When I took him back to the plane, he said I’ve seen four men, and they’re carrying a whole seminary program. It’s great to have men like Roy Beaman and Corky Farris and Phillip Allison who were capable and qualified, trained to do it, and who could carry that program.
Well, we began there in Olivet with those 28 students. We had a wonderful time. God provided everything we needed. We had just gotten there. A man came out and interviewed me from the paper. I do like that. How many of you read the article in the paper Saturday here in Memphis? That was a good article. I like for folks to interview me about the Seminary. This man came out and interviewed me, and he said, “I don’t agree with your theological position, but I’m interested in what you’re doing.”
Interviewed me, put an article in the Little Rock paper. A lady called the next week and said, “Oh, I’m glad to see you folks are starting a seminary. Do you need a typewriter?”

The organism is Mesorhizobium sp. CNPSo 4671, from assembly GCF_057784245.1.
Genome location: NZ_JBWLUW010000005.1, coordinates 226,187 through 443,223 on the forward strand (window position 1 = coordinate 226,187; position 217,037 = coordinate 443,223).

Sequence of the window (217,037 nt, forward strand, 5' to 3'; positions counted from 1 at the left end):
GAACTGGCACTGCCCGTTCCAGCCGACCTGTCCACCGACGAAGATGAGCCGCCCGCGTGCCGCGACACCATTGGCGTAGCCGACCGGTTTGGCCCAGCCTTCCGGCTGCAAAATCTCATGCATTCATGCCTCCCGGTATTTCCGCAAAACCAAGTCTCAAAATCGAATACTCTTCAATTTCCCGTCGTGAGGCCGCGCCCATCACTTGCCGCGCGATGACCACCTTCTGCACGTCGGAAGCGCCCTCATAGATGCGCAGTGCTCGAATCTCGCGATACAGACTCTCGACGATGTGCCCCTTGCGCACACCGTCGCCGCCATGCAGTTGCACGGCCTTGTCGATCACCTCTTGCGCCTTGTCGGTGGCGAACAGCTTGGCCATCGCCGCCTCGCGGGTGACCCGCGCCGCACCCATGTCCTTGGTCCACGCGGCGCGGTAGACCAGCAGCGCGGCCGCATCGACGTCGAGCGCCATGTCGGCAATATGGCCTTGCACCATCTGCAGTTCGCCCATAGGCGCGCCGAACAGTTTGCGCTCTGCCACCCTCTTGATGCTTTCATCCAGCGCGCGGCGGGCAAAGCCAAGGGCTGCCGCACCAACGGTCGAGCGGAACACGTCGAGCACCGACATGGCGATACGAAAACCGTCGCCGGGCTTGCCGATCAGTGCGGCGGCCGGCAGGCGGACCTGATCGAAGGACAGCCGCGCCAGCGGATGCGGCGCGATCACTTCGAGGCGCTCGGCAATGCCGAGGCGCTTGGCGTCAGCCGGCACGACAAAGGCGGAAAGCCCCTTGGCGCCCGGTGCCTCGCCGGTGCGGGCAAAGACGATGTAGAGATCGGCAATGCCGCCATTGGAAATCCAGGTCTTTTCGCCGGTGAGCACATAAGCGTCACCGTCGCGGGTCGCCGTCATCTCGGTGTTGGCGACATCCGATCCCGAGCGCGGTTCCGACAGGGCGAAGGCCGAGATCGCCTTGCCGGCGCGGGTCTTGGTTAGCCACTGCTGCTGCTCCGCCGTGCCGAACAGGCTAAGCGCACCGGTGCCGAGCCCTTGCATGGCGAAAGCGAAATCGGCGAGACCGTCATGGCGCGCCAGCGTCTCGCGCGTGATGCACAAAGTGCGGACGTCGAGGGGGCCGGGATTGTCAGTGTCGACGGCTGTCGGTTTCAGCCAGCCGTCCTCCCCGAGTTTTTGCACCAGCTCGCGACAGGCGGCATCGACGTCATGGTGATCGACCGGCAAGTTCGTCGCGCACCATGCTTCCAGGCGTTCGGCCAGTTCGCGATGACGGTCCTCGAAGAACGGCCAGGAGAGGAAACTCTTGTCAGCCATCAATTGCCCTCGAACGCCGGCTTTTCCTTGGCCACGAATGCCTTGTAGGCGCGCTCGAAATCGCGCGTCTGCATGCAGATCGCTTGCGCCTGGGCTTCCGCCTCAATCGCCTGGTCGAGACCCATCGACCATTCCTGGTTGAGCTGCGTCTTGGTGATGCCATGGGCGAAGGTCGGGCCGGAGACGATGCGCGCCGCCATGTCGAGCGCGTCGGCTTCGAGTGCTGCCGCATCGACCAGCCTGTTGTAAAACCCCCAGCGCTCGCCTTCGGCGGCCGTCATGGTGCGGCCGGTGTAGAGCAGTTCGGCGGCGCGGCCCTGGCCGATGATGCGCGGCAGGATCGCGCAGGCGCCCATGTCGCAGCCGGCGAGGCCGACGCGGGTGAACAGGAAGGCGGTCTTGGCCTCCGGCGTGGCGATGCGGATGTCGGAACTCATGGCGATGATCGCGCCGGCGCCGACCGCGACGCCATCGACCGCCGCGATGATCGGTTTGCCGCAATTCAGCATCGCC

I said, “Oh, dear lady, do we need a typewriter.”
She said, “I’ll give you one.”
A lady called and said do you need a desk and chair? I said, lady, we need a desk and chair. She said I’ll give you one. I said tell me where to come, we’ll come get it. She said we’ll bring it to you.
A man called and said do you need an adding machine? I said, yes, sir, we have a business manager and a business office, but we don’t have an adding machine. He said I’ll give you one.
Now folks, that’s the way it happened. It really did, and we began. God blessed in every way.
We came to the end of that first semester, and from the very beginning, we’ve taken off the week between Christmas and New Year’s. We don’t even answer the phone those days. We give our folks some family time. We wanted to pay the salaries because we would not come back until the 2nd of January. But our business manager came, he said, Doc, if we pay the salaries, we’re going to be $176 overdrawn, and I said, well, Jim, Voncille and I borrowed money to make a down payment on a house—that’s not the way to buy one, but that was the only way we could get one—and it hasn’t cleared. We borrowed the money. I’m paying interest on it now. You go ahead and write the checks. I’ll hold mine. I’m sure we have the money, but did you get the mail today?